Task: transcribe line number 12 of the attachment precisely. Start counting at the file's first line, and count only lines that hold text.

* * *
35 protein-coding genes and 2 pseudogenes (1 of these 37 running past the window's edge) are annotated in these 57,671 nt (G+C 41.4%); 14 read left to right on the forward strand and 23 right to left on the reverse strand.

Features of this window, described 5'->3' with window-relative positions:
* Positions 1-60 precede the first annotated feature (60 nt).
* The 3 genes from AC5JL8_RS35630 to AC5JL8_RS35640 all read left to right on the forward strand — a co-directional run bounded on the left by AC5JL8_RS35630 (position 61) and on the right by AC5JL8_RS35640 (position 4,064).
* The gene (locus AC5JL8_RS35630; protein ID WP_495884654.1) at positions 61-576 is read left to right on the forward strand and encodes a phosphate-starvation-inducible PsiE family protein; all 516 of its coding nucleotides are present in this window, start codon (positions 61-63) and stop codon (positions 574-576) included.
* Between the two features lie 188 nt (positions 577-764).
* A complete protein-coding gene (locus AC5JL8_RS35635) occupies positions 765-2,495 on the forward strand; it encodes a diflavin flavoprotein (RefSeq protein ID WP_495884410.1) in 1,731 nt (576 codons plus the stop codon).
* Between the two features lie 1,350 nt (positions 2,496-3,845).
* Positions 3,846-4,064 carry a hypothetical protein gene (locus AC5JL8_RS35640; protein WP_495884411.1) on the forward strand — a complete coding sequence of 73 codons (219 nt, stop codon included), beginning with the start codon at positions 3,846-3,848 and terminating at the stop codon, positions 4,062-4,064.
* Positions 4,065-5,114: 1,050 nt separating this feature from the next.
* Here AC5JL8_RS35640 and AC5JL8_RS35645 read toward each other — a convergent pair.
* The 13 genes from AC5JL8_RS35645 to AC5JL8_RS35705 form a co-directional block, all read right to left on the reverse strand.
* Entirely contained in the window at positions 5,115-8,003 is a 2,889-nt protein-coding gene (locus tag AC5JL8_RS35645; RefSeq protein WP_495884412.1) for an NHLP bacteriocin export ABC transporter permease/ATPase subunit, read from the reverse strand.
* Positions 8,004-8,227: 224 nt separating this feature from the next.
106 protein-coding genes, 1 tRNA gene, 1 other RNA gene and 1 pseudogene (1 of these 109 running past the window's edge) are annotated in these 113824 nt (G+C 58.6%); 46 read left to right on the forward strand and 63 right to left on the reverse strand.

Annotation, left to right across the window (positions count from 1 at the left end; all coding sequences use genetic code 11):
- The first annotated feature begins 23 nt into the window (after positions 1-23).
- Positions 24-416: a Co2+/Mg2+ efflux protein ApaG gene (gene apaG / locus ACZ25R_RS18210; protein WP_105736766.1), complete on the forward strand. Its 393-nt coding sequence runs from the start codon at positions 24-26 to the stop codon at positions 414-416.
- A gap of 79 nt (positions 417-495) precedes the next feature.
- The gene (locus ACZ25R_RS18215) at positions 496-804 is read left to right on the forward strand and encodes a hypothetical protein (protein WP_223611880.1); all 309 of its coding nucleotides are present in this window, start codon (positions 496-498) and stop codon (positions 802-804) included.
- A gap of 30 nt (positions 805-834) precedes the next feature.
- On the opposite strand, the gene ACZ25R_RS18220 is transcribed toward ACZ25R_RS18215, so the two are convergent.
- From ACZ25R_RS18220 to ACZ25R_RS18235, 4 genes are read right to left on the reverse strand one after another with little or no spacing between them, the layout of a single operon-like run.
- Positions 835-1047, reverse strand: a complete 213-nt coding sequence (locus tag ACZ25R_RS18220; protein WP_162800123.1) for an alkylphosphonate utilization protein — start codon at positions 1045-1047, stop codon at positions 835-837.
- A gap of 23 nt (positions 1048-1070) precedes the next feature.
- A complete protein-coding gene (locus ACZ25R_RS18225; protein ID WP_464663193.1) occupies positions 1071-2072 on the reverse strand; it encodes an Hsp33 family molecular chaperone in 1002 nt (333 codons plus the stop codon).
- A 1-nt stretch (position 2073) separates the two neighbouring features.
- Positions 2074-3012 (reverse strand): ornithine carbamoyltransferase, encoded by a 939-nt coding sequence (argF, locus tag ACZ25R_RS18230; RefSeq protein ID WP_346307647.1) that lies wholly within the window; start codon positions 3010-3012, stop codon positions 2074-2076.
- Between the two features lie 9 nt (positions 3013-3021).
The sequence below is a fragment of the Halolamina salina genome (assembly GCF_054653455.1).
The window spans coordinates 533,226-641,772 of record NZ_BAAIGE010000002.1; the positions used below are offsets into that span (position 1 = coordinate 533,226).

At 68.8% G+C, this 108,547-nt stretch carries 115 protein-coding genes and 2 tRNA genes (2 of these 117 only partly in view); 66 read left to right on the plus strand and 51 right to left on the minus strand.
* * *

* The 13 genes from AC5JL8_RS35645 to AC5JL8_RS35705 form a co-directional block, all read right to left on the reverse strand.